Trading Places

They're not just getting rich... They're getting even.

Comedy
116 min     7.18     1983     USA

Overview

A snobbish investor and a wily street con-artist find their positions reversed as part of a bet by two callous millionaires.

Reviews

John Chard wrote:
The Prince and the Pauper with Eddie & Dan on sparkling form. Mortimer & Randolph Duke are two repugnantly rich brothers, they make a bet that sees the role reversal of top toff yuppie, Louis Winthorpe, and wise cracking street hustler bum, Billy Ray Valentine. That's about the strength of the films plot, yet it makes for a very funny film that crackles with glee due to it's excellently written script. Watching the respective characters rise and fall respectively creates laughs aplenty whilst asking the question of how we all would cope in similar circumstances? Sure the film does beat one over the head with its social message, we are in no doubt from the off about the gap between the rich and the poor, and yes the colour of a persons skin also rears its ugly head here to make this one of the more braver comedies of the 80s. Billy Ray Valentine (a brilliant dual performance from Eddie Murphy) is elevated up the social ladder, he becomes a force in industry, but as the progression enthrals him it also makes him aware that the things at the top end of the ladder aren't exactly stand up doings. Winthorpe (a perfectly casted Dan Ackroyd) drops further down the social ladder and resorts to behaviour that nobody from the upper echelons could ever have dreamed he would be capable of - it's only an encounter with prostitute Ophelia (Jamie Lee Curtis at the peak of her sexiness), and her good heart, that starts to see an upturn in his now dead bottom fortunes. The gags come thick and fast, both verbally (Murphy on fire) and visually, as the film sees the whole cast fusing together to create a cracking comedy. Come the denouement on Wall Street we are privy to a joyous and savage turn of events that ice the clever Christmas cake we have just digested. It does have an 80s sheen about it, and viewing now in post 9/11 times it's got a tint of nostalgia value to it, but really it's all about the script, the stars and a kick in the eye for those who think nothing of treading on the people below them, enjoy. 8/10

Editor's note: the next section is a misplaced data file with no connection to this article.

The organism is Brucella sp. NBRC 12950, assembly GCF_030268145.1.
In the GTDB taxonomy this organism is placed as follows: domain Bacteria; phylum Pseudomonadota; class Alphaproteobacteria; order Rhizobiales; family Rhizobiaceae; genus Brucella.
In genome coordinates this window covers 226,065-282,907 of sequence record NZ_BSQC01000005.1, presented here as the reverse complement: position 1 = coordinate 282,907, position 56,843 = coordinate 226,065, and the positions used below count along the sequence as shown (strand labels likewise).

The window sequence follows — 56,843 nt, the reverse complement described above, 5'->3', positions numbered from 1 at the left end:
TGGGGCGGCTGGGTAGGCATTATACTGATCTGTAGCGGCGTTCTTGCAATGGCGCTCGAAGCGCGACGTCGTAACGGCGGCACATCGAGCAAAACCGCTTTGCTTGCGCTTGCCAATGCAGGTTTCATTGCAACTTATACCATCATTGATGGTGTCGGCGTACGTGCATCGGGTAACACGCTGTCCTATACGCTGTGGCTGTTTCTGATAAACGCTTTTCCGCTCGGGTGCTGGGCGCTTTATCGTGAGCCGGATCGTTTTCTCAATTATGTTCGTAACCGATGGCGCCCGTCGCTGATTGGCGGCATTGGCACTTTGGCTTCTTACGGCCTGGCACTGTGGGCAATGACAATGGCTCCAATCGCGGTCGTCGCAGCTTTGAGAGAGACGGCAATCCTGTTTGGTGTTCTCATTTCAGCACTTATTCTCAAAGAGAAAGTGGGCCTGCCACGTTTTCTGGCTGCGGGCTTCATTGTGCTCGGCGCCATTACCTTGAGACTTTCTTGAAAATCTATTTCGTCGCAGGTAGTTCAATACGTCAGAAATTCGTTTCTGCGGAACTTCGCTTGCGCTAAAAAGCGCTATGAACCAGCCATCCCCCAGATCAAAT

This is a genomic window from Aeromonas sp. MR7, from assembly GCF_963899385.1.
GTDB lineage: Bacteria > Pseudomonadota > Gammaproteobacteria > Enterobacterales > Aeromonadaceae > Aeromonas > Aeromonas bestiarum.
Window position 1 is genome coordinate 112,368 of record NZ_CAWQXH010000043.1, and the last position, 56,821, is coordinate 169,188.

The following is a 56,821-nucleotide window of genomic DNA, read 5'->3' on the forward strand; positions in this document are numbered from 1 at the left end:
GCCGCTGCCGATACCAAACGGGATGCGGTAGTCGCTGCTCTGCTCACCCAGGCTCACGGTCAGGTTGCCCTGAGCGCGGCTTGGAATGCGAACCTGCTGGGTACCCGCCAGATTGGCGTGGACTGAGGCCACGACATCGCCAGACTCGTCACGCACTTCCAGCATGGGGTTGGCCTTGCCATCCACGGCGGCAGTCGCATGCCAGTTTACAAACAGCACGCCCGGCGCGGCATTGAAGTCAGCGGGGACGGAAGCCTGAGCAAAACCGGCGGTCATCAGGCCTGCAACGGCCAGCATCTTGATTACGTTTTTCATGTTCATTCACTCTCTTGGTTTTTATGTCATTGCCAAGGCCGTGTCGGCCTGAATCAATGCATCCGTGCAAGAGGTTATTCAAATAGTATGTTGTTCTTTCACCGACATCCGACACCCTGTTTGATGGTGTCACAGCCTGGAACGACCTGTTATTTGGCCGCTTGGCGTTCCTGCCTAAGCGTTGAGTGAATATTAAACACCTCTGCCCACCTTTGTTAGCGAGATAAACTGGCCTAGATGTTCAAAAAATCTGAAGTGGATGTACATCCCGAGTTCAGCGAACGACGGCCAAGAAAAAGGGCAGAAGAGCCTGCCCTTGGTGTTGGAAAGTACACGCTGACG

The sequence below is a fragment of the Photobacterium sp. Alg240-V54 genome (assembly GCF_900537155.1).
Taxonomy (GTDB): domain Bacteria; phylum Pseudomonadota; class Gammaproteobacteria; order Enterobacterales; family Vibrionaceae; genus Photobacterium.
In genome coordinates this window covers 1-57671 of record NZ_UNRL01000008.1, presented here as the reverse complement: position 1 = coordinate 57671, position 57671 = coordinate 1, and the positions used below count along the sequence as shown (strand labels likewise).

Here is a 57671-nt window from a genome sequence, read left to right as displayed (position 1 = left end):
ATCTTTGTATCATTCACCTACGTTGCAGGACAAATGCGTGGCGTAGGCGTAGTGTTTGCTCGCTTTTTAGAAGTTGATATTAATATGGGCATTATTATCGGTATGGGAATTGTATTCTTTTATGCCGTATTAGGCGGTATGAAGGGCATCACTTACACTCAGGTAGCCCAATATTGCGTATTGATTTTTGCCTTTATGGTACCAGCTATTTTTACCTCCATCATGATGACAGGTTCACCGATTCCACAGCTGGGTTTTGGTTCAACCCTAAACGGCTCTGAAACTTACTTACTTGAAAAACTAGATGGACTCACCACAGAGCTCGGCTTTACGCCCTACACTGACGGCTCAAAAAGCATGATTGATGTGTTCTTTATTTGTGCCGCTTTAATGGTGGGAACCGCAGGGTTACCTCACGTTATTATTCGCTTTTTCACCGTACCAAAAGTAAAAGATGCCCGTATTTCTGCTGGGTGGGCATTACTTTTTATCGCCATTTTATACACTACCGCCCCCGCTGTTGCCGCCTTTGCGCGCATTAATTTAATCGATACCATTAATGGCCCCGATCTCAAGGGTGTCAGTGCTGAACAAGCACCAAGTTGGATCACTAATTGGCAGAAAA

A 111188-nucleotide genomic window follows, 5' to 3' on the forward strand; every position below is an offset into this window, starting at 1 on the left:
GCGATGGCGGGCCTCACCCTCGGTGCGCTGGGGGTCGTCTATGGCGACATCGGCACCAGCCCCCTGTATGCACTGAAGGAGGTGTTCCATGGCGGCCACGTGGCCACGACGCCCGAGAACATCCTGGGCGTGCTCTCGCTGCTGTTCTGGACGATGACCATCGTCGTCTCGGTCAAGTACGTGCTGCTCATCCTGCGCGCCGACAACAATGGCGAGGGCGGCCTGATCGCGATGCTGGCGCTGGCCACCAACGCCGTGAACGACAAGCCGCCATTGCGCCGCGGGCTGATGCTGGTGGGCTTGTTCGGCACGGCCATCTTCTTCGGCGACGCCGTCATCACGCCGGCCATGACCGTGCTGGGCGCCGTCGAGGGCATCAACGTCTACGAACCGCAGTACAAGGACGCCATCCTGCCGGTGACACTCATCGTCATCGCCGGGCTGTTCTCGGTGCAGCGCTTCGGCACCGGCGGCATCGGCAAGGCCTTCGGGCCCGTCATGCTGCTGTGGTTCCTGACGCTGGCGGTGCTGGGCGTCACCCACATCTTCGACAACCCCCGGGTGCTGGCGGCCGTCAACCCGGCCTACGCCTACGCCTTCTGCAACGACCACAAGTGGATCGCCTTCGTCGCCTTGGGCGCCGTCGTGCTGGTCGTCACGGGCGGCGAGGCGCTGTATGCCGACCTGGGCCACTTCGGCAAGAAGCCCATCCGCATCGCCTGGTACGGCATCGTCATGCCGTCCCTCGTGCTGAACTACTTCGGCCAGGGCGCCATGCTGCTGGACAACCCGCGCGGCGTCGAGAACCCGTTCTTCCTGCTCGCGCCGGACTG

JPV852 wrote:
Seen this one numerous times over the years, not quite a laugh-out-loud riot or anything but still pretty funny throughout with great performances all around. Although their screen time together was mostly limited to the last 30-minutes, Dan Aykroyd and Eddie Murphy were great as were Denholm Elliott and Jamie Lee Curtis (hot as hell). Also appreciate Ralph Bellamy and Don Ameche as the pompous and terrible villains. **4.0/5**
Peter89Spencer wrote:
Is it offensive? Very much. Is it worth watching? Absolutely. Is it funny as hell? Hell yeah! This classic OUTRAGEOUS comedy caper is the perfect holiday film to watch in between Christmas and New Year's Eve.

Cast

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